Saturday, September 22, 2007

R.I.P.: Specs Powell

The drummer Specs Powell died September 15th in San Marcos near San Diego at the age of 85. Powell started his career as a pianist, but became known mainly as a drummer and as such played on New York's 52nd Street since the early 40s. In 1943 he was hired by CBS as one of the first Black musicians to play for a national network. He also performed with Benny Goodman, Red Norvo or Charlie Parker, but also with Billie Holiday. He stayed with CBS until 1972, then moved to the Virgin Islands before retiring to San Diego. Obituary: San Jose Mercury News .

According to Marin Cohen, from LatinPercussion:

"If it weren't for the genius of Specs Powell, there might never have been an Latin Percussion Here is the story of how he helped shape my career and the use of percussion in all types of music.

When I met and became friends with Specs in 1963, he was playing drums on the Ed Sullivan show, and I was being heavily influenced by the Latin Jazz I was hearing at the Palladium ballroom. As my dislike for my job grew, my desire to be a part of the music business increased. It soon became clear to me that the Latin music business, as I knew it, could not provide me with the opportunities I sought. After confiding this to Specs, he advised me to "get out of the dance hall and into the recording studio" where the real money was. Recognizing that Specs was a shrewd and successful businessman, as well as a consummate musician, I knew that I had been given good advice.

Specs also advised me to contact drummer, Bob Rosengarden, who was making a name for himself playing bongos and Brazilian percussion in the recording studios. Bob made it clear to me that studio musicians required improvements for their instruments that I might be able to provide.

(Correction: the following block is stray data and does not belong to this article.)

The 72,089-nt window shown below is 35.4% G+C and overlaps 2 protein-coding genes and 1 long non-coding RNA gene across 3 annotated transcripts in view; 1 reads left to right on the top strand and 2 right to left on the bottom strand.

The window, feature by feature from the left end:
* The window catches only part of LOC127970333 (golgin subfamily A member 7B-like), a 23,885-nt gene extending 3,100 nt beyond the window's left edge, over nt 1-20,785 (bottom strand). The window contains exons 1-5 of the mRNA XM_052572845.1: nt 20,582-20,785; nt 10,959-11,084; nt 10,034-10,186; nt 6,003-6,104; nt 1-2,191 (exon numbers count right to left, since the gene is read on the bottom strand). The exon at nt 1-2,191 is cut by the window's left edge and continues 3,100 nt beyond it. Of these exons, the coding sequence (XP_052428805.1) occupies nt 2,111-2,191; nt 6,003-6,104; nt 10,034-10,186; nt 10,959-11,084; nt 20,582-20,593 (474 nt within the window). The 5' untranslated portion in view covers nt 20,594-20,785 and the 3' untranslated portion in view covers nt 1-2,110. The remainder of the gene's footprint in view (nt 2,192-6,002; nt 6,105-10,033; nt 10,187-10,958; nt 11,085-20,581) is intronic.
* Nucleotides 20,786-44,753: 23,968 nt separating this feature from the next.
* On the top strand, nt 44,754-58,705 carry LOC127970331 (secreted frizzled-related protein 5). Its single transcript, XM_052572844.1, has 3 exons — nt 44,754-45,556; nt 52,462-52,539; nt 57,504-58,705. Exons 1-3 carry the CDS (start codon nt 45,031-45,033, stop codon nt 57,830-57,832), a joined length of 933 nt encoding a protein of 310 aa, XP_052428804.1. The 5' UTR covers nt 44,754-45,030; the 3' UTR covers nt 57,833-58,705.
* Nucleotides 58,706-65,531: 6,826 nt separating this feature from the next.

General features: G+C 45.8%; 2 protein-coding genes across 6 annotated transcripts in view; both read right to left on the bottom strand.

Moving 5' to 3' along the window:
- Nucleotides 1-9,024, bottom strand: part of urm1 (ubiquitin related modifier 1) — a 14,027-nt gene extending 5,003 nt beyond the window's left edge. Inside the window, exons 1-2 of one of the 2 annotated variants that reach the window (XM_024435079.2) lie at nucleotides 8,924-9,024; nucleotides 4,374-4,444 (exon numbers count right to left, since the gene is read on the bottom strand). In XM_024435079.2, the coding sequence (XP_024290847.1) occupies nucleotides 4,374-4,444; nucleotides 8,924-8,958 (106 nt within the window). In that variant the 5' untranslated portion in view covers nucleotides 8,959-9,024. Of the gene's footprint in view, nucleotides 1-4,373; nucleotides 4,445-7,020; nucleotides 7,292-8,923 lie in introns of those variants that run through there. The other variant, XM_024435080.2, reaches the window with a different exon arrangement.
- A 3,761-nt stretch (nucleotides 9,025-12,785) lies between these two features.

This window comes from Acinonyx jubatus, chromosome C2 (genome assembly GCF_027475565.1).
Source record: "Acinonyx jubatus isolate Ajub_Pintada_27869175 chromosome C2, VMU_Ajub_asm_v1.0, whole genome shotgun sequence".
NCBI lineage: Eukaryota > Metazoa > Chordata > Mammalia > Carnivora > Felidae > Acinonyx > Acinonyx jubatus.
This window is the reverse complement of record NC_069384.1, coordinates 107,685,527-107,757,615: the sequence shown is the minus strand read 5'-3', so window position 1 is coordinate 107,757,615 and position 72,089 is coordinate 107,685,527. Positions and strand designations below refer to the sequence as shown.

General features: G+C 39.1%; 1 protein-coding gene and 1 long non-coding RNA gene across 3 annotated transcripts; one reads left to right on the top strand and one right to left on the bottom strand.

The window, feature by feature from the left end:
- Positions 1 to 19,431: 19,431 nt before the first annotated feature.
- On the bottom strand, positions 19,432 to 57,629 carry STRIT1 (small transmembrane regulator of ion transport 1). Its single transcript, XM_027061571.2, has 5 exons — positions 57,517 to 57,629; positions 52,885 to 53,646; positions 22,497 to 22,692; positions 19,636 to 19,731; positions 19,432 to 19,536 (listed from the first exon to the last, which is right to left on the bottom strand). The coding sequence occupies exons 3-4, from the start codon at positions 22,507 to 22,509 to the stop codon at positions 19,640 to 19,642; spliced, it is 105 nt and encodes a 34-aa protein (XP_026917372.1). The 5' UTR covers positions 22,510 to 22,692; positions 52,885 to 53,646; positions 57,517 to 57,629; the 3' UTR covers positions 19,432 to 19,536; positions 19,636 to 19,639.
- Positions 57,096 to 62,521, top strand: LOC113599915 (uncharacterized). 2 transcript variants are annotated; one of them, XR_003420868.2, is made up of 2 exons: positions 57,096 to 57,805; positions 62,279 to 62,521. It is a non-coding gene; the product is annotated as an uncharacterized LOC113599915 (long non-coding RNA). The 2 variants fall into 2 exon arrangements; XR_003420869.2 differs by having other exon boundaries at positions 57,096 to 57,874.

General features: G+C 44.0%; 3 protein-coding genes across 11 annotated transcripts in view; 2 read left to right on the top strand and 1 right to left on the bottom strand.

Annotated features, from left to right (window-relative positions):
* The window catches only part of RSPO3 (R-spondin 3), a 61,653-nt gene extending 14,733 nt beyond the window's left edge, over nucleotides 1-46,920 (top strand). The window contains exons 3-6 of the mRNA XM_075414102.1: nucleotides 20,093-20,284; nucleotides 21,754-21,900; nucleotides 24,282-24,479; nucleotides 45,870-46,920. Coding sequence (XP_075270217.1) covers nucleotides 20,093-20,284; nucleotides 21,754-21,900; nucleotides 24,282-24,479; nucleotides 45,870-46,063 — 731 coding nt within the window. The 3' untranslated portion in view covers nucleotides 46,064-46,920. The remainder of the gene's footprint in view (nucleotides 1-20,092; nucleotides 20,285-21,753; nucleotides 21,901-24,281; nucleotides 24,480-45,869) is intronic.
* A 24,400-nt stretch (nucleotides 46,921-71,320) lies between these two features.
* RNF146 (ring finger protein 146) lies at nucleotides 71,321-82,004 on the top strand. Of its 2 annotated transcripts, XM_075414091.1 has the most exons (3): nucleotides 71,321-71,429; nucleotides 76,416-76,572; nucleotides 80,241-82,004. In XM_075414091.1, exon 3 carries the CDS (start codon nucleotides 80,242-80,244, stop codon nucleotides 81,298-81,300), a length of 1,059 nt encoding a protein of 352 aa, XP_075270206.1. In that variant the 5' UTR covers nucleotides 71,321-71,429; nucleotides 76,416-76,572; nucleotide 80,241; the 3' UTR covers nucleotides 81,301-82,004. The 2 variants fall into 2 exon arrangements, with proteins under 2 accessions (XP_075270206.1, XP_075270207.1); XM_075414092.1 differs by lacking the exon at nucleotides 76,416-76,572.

Specs’s first challenge to me was to create a bracket for mounting bongos on a stand. Now, I had watched the percussionists at the Latin dance hall and knew that they put the bongos between their legs, not on a stand. Specs explained that often, while playing a gig, he quickly had to switch from vibes to bongos and that there was no time to put the bongos between his legs. Having the bongos already attached to a stand with a bracket would alleviate this problem. This made perfect sense to me, so I set about devising one. My efforts resulted in the creation of the first bracket, which would enable the bongo owner to install the bracket on a bongo and then attach it to a stand with a 3/8-inch diameter rod attached to it.

When I met with Specs recently, at his home in California, to interview him and reflect on his rich career as a jazz drummer, he told me that my innovation revolutionized percussion. He may have been right. When you are watching the percussionist with Earth Wind and Fire or the percussionist with Mary J. Blige playing bongos on a stand, along with a complete percussion arsenal, remember that it was made possible by the vision of Specs Powell. "

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